Over the years, we’ve run all manner of exotics for this section — heck, we’ve even had a Ferrari California Handling Speciale — but with 640bhp the Cadillac CTS-V is hands down the most potent recruit yet, and sadly, the time is nigh to bid it farewell.
Surprisingly, though, despite the undeniable oomph, it is remarkably civilised on an everyday basis. It rides well and pootling around town there is nary a hint to the stupendous performance potential that lurks beneath that scooped bonnet. Once on the go the CTS-V is a savagely fast car, even though off the line it strangely doesn’t feel as responsive or quick as the less powerful BMW M5.
Over the past month and a half, I’ve used the CTS-V in a variety of driving situations and it has taken on everything an average day can throw at it with consummate ease. It’s been thoroughly reliable, too, with no mechanical or electrical maladies to report. The biggest upside though is the price tag. At Dh329,000, there is absolutely nothing, barring Dodge’s Hellcat duo, that even comes close to delivering 600-plus horsepower punch for that amount of money. For context, its chief rivals, the aforementioned M5 and the Mercedes-AMG E 63, are almost twice as expensive. It’s the performance bargain of the year.
However, there are predictably some niggles, too. If you drive the CTS-V the way it’s meant to be driven, you’ll be lucky to get anything less than 18 litres per 100km. Also, the haptic controls are frustratingly fidgety and the styling is a touch more brash than the Germans. And despite a relatively reasonable price tag, this car isn’t a no-brainer purchase quite like the BMW. Let me explain.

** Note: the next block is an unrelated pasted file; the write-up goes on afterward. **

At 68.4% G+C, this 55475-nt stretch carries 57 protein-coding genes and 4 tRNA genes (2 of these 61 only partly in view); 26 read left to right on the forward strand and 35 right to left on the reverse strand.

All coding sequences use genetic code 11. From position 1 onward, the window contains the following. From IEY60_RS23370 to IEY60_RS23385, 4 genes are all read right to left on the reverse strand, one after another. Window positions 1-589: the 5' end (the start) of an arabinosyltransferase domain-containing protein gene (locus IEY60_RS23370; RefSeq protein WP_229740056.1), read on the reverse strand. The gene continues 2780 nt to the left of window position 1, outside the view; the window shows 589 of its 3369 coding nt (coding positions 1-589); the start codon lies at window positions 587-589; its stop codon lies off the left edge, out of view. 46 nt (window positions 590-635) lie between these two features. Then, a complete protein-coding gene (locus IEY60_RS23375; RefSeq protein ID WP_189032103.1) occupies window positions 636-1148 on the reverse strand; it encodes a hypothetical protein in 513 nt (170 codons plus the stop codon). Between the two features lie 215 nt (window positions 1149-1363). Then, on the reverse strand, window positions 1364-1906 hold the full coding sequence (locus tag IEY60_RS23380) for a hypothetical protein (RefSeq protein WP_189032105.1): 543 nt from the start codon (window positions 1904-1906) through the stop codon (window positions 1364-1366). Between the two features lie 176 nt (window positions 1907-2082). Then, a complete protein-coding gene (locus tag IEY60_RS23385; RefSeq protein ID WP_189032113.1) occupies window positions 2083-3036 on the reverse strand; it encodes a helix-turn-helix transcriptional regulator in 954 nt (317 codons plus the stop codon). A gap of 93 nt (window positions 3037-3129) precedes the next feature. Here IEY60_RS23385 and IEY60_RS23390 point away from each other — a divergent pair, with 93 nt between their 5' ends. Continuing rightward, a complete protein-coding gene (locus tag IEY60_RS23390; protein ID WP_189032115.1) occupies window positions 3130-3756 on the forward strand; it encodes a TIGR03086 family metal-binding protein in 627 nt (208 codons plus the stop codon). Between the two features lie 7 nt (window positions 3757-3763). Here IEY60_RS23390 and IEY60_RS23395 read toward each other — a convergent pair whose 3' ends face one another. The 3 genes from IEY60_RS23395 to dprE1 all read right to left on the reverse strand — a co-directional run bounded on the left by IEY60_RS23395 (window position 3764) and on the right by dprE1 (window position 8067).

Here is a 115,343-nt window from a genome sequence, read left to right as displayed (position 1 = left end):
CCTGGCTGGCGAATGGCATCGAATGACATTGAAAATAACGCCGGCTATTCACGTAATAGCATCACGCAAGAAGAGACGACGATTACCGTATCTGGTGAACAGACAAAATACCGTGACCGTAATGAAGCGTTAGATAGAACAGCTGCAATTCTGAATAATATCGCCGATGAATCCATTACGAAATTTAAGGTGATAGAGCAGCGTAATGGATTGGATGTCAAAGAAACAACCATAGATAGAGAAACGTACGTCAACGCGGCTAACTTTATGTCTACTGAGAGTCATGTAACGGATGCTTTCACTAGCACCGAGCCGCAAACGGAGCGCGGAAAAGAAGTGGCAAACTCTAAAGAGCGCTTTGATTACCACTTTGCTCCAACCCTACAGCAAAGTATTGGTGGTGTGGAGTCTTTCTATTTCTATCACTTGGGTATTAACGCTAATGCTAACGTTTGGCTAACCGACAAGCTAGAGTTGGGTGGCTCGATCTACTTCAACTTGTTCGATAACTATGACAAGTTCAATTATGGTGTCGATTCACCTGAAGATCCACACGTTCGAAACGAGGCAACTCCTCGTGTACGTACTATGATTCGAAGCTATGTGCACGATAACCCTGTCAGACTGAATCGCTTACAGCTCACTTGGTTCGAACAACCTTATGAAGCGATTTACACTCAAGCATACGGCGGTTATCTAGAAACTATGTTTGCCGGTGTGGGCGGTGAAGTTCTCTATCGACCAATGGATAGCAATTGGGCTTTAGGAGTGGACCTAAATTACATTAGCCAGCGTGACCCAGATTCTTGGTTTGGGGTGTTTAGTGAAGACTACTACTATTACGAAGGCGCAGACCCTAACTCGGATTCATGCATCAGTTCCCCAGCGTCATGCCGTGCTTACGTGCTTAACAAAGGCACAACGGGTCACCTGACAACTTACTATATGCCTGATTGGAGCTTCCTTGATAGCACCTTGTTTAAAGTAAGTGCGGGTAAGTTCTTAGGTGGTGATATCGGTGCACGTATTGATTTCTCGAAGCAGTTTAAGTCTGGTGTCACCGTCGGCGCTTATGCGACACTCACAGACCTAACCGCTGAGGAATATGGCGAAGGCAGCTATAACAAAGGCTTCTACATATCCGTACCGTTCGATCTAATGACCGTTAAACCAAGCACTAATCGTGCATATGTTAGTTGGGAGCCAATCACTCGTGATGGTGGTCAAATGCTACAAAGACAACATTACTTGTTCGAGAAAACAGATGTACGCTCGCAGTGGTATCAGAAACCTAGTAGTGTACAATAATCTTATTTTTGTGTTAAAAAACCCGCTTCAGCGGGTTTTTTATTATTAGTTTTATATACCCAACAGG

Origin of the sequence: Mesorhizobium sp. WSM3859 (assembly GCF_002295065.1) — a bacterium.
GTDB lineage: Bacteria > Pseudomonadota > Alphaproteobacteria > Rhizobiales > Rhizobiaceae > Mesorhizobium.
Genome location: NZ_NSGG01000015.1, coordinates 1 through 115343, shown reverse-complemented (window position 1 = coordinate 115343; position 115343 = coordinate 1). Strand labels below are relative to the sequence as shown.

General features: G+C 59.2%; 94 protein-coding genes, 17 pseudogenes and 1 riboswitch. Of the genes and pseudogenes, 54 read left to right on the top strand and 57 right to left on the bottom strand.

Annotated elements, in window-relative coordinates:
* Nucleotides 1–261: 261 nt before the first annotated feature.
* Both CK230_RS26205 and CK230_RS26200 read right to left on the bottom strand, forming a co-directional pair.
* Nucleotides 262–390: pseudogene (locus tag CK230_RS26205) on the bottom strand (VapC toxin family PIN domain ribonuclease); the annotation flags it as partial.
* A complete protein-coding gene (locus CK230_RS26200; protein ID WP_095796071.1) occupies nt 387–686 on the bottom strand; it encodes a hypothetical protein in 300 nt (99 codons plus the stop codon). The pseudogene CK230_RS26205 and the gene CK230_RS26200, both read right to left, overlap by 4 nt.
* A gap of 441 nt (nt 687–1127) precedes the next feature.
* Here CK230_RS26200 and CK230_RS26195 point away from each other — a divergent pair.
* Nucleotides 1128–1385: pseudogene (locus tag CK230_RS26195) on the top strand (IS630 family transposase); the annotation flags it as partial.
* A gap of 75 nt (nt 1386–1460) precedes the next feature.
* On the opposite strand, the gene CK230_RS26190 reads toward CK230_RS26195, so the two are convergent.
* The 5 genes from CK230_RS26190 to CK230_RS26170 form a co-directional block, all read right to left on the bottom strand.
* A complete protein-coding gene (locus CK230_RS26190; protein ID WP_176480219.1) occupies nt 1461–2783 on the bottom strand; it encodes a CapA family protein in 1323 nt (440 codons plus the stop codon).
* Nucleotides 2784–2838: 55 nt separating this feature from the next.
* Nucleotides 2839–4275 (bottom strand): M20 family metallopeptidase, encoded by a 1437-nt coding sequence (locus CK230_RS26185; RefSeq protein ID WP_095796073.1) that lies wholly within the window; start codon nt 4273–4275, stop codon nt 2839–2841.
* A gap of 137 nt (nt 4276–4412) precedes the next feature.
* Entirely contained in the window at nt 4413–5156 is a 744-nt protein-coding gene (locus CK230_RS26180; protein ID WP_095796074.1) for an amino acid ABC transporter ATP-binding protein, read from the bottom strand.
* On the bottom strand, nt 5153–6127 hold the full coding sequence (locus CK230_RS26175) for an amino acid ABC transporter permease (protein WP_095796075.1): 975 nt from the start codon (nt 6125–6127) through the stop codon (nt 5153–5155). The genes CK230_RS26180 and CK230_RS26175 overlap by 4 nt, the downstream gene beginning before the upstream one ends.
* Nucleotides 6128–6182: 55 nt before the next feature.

For all its positives, the CTS-V seems to lack character. And despite the prodigious power, it doesn’t quite feel as taut or as purposeful as Bavaria’s finest. Granted, the latter commands a nearly Dh200K premium, but then, it can. The M5’s built a reputation over decades.
The CTS-V isn’t quite there yet, but it’s much, much closer than you’d think.
The CTS-V is decidedly not as skittish as the less powerful BMW M5, which makes it more confidence inspiring to drive. It’s also a startling Dh200,000 cheaper than its venerable German rival. Fuel economy hovers at a wallet-burning 18 litres per 100km.
Highs: Well composed, despite huge reserves of power
Lows: Fuel economy, lacks off-the-line urgency of its competitors
The Cadillac CTS-V impresses group motoring editor Amit with its eye-widening pace, however, the inability of the transmission to deliver the same amount of precision as its German rivals disappoints.
Highs: Exceedingly fast, refined at slow speeds
Lows: Gearbox isn’t the sharpest